In a series of revealing and sometimes chilling interviews with Andrew Solomon of the New Yorker, Peter Lanza, father of Adam Lanza, the 20 year old man responsible for the Sandy Hook elementary massacre, revealed that he didn’t think that Adam’s Asperger’s Syndrome was to blame for his outburst of violence.
The awful series of events unfolded on the morning of December 14, 2012 and speculation has grown within media circles if Adam Lanza’s estranged father knew the reason why Adam had gone on a violent rampage that morning which left 28 dead, including the young man himself and his mother, Nancy Lanza.
Was it the act of a son, separated from his father, and raised by an overburdened single mother who failed time and time again to get the adequate help for her boy? At the time shortly after the shootings, Emily Miller, an editor at the Washington Times, wrote:
“We can’t blame lax gun-control laws, access to mental health treatment, prescription drugs or video games for Lanza’s terrible killing spree. We can point to a mother who should have been more aware of how sick her son had become and forced treatment.”
Peter stopped seeing his son at Adam’s request. Peter respected his son’s wishes thinking that he would eventually come around to the idea of seeing him regularly once more. He told the New Yorker:
“With hindsight, I know Adam would have killed me in a heartbeat, if he’d had the chance. I don’t question that for a minute.”
Adam had always struggled, and was a late developer, and had OCD but he had enjoyed his time at Sandy Hook Elementary school. He was always a “normal little weird kid”, making up his own games, but nothing that could point to events that unfolded later in his life. His diagnosis of Asperger’s Syndrome came at 13 years old, to the relief of his parents, who finally had a name for Adam’s quirky ways, his behaviour became more alarming and erratic as he reached his late teens, but having sought help, Adam would not accept it.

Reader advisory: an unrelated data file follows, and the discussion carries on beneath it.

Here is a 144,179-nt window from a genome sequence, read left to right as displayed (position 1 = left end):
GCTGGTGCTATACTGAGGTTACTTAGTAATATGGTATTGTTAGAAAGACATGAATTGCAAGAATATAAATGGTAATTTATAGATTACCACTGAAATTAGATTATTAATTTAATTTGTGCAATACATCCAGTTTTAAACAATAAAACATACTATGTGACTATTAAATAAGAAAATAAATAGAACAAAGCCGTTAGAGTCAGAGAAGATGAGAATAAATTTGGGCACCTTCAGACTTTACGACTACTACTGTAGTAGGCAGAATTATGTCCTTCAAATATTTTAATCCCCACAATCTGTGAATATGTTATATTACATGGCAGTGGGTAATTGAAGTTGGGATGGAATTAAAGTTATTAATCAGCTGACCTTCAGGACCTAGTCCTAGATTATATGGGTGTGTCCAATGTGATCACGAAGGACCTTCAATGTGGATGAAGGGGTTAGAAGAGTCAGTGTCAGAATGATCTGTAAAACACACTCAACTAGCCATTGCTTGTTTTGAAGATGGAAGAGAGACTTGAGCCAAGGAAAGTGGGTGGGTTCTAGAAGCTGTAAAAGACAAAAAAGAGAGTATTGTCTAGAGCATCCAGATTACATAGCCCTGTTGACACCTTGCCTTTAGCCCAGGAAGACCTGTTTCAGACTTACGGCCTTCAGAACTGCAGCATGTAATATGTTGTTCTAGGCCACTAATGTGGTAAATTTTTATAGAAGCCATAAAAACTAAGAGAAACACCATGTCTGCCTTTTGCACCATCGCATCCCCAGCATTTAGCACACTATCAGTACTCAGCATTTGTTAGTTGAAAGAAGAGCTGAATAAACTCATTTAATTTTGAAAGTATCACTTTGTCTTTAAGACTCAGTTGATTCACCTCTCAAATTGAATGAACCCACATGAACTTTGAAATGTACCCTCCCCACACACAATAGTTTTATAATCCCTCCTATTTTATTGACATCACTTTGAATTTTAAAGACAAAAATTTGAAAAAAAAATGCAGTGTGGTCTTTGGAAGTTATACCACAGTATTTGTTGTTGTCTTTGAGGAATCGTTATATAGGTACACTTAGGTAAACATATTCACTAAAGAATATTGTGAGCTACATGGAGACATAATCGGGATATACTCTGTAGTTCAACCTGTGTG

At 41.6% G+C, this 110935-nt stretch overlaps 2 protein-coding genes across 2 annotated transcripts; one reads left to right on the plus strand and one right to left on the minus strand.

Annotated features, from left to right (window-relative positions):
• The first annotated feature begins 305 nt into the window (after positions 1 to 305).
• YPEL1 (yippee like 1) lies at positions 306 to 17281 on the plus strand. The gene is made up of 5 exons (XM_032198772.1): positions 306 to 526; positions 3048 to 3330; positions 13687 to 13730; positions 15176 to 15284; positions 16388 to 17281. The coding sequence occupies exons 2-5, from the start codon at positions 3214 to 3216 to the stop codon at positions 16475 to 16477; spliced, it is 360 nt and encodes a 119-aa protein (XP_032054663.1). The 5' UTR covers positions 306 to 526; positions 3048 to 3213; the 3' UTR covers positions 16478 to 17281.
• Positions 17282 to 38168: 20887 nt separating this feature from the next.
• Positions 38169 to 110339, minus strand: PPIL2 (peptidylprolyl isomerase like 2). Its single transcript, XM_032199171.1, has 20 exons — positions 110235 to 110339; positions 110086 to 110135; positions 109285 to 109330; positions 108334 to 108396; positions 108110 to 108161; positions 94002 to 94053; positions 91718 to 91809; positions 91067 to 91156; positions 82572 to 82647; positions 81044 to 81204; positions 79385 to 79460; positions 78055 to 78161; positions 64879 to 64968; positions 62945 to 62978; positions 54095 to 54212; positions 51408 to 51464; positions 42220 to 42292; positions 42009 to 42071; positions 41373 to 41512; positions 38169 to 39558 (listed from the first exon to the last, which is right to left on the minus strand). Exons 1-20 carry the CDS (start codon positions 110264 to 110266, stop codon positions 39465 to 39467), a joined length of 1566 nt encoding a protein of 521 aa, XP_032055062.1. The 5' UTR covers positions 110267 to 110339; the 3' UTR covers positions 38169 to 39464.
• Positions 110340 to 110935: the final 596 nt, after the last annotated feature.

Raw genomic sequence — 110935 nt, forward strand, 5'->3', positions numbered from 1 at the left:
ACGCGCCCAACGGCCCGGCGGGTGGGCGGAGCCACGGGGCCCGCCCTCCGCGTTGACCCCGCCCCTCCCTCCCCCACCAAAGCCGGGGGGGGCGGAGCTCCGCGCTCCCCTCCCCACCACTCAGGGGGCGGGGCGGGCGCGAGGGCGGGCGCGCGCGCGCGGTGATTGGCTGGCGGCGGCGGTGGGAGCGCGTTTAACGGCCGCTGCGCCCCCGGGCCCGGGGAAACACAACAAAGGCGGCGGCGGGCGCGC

We may never know exactly why Adam acted as he did. There are a number of interesting theorists, Hannah Rosin, writing for the Huffington Post writes an intelligent article questioning the interviews, whilst a more sympathetic outlook is taken by Daily Mail reporter Daniel Bates. We also found Time reporter Lisa Long’s report worth reading.
Mr Lanza said in the New Yorker:
“Asperger’s makes people unusual, but it doesn’t make people like this.”